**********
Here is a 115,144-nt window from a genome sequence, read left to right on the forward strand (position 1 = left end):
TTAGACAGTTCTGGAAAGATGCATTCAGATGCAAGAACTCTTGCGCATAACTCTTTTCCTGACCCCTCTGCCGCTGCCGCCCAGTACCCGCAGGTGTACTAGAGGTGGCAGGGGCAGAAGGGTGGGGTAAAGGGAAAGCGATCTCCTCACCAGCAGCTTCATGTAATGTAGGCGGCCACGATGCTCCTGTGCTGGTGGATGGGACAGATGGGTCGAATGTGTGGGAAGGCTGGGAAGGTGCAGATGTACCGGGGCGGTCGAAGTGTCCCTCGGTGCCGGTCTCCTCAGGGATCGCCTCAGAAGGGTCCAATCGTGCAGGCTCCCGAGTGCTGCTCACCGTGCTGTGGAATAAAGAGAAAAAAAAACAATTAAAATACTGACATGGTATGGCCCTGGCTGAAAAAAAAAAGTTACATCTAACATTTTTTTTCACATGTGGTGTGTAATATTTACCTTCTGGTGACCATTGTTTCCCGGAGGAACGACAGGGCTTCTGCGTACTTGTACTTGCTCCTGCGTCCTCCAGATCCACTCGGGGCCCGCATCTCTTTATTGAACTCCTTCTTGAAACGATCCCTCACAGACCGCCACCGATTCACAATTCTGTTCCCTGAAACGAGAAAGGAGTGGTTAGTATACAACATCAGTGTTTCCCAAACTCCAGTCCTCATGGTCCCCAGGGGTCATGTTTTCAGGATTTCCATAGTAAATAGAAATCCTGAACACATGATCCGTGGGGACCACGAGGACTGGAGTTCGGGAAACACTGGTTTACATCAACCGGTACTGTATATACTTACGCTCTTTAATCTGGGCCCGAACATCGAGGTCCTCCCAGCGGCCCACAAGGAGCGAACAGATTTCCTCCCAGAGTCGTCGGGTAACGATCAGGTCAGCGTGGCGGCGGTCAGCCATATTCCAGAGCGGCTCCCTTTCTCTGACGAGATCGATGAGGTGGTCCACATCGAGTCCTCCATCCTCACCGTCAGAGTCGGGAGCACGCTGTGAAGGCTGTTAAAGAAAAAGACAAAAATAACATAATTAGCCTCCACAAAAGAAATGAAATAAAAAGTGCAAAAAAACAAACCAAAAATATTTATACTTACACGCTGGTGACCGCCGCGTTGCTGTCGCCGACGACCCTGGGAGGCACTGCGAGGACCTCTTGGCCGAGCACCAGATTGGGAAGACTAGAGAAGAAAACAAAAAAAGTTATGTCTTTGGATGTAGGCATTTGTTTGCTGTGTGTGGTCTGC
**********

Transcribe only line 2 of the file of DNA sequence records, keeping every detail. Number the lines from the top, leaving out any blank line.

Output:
TTAGACAGTTCTGGAAAGATGCATTCAGATGCAAGAACTCTTGCGCATAACTCTTTTCCTGACCCCTCTGCCGCTGCCGCCCAGTACCCGCAGGTGTACTAGAGGTGGCAGGGGCAGAAGGGTGGGGTAAAGGGAAAGCGATCTCCTCACCAGCAGCTTCATGTAATGTAGGCGGCCACGATGCTCCTGTGCTGGTGGATGGGACAGATGGGTCGAATGTGTGGGAAGGCTGGGAAGGTGCAGATGTACCGGGGCGGTCGAAGTGTCCCTCGGTGCCGGTCTCCTCAGGGATCGCCTCAGAAGGGTCCAATCGTGCAGGCTCCCGAGTGCTGCTCACCGTGCTGTGGAATAAAGAGAAAAAAAAACAATTAAAATACTGACATGGTATGGCCCTGGCTGAAAAAAAAAAGTTACATCTAACATTTTTTTTCACATGTGGTGTGTAATATTTACCTTCTGGTGACCATTGTTTCCCGGAGGAACGACAGGGCTTCTGCGTACTTGTACTTGCTCCTGCGTCCTCCAGATCCACTCGGGGCCCGCATCTCTTTATTGAACTCCTTCTTGAAACGATCCCTCACAGACCGCCACCGATTCACAATTCTGTTCCCTGAAACGAGAAAGGAGTGGTTAGTATACAACATCAGTGTTTCCCAAACTCCAGTCCTCATGGTCCCCAGGGGTCATGTTTTCAGGATTTCCATAGTAAATAGAAATCCTGAACACATGATCCGTGGGGACCACGAGGACTGGAGTTCGGGAAACACTGGTTTACATCAACCGGTACTGTATATACTTACGCTCTTTAATCTGGGCCCGAACATCGAGGTCCTCCCAGCGGCCCACAAGGAGCGAACAGATTTCCTCCCAGAGTCGTCGGGTAACGATCAGGTCAGCGTGGCGGCGGTCAGCCATATTCCAGAGCGGCTCCCTTTCTCTGACGAGATCGATGAGGTGGTCCACATCGAGTCCTCCATCCTCACCGTCAGAGTCGGGAGCACGCTGTGAAGGCTGTTAAAGAAAAAGACAAAAATAACATAATTAGCCTCCACAAAAGAAATGAAATAAAAAGTGCAAAAAAACAAACCAAAAATATTTATACTTACACGCTGGTGACCGCCGCGTTGCTGTCGCCGACGACCCTGGGAGGCACTGCGAGGACCTCTTGGCCGAGCACCAGATTGGGAAGACTAGAGAAGAAAACAAAAAAAGTTATGTCTTTGGATGTAGGCATTTGTTTGCTGTGTGTGGTCTGC